Early adolescent sexual behavior is a significant public health problem both nationally and locally. While significant progress has been made in the development of effective programs to combat this health problem, there has been little progress made in their widespread dissemination to middle and high school youth.
In line with Healthy People 2010 and CDC goals related to adolescent sexual health and school-based dissemination, this collaborative core research project between The University of Texas Prevention Research Center and its community partners attempts to fill this void.
Using community-based participatory research methods with parents, teachers, principals, and school district personnel, the core project team developed the CHoosing And Maintaining Effective Programs for Sex Education in Schools (CHAMPSS) model. CHAMPSS is a framework that outlines the steps and tasks needed for school districts to adopt, implement, and maintain adolescent sexual health evidence-based programs (EBPs). This framework has informed and guided the development of iCHAMPSS, an interactive decision-support system with 60+ tools to facilitate adoption, implementation, and maintenance of EBPs. The iCHAMPSS system not only provides digital resources and tools, but also allows users to share experiences, connect with each other, and stage their school district’s progress. iCHAMPSS guides users to:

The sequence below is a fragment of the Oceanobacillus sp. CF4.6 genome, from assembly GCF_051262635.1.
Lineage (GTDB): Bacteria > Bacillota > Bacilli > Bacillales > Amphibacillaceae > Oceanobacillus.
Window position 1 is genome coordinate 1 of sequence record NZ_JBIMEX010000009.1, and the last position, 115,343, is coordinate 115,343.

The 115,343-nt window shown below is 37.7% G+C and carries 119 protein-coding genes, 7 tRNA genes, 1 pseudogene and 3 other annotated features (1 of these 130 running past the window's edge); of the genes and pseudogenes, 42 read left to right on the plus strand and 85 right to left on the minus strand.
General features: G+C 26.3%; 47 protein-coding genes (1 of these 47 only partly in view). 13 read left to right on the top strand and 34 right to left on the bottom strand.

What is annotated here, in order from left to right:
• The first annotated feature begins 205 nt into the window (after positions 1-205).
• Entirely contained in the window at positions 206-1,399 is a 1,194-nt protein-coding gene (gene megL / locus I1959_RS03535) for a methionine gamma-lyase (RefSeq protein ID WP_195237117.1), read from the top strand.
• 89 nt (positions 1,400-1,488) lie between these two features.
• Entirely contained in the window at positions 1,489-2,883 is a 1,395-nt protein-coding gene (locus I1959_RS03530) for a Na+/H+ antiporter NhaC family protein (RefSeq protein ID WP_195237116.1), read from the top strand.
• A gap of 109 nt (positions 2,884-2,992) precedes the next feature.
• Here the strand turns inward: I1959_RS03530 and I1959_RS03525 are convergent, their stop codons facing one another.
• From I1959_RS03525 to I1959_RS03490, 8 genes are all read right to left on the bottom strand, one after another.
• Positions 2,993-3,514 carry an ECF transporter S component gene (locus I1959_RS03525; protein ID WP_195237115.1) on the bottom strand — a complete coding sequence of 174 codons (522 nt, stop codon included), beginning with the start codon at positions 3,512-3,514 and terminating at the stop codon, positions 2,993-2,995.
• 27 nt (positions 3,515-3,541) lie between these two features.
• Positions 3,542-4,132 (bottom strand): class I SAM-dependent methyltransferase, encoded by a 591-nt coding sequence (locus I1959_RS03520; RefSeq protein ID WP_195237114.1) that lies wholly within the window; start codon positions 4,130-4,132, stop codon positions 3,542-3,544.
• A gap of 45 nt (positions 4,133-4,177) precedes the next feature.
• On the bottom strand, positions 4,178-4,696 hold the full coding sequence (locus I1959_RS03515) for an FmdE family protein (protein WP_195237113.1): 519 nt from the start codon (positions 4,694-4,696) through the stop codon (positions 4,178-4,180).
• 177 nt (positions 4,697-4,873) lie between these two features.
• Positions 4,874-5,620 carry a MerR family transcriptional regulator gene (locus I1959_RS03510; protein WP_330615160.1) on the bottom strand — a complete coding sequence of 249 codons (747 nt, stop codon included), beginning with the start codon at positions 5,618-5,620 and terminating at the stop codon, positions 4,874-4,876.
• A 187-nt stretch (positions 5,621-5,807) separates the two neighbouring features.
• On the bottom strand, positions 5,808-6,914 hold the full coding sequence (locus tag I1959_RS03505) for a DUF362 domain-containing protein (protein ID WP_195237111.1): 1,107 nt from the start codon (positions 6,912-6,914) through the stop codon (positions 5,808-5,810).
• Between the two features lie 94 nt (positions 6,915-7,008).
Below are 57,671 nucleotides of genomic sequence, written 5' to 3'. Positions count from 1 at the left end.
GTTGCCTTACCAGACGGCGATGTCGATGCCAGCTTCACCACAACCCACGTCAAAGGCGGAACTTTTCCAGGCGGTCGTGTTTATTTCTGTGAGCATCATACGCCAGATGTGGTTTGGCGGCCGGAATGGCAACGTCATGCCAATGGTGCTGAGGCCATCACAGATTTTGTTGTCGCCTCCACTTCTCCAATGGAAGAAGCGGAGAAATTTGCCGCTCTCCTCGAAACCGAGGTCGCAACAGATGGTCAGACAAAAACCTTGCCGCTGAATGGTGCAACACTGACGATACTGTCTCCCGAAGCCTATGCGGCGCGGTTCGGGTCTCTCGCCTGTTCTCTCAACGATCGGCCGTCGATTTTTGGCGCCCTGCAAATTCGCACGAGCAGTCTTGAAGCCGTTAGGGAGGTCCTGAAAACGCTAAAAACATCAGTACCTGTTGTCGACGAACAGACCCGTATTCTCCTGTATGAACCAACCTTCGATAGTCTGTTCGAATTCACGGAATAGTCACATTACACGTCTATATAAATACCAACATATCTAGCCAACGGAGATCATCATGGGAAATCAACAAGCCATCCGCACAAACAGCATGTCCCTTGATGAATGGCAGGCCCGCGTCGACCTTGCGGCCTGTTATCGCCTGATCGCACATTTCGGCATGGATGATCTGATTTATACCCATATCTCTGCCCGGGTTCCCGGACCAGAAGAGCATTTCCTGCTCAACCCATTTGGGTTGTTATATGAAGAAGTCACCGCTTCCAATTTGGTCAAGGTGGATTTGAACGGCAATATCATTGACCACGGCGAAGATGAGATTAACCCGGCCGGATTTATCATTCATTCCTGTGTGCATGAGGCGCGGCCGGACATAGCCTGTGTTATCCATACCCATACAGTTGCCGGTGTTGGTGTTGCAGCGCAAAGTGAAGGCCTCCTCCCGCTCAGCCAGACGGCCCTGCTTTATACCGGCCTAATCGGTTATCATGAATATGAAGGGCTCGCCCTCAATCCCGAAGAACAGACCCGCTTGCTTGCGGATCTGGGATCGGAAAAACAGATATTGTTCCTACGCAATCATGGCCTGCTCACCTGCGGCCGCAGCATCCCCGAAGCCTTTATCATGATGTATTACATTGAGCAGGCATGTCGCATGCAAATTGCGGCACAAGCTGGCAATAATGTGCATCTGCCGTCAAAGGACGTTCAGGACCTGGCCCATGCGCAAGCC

- Improve knowledge of adolescent sexual health and EBPs
- Develop skills in policymaking and program implementation
- Increase organizational capacity to address complex school health issues
- Create stakeholder networks within and between school districts
Our goal is to aid and empower school district personnel, parents, and community members to become champions for improving the status of adolescent sexual health.
For more information on this project, contact the principal investigator:
Melissa F. Peskin
Centers for Disease Control and Prevention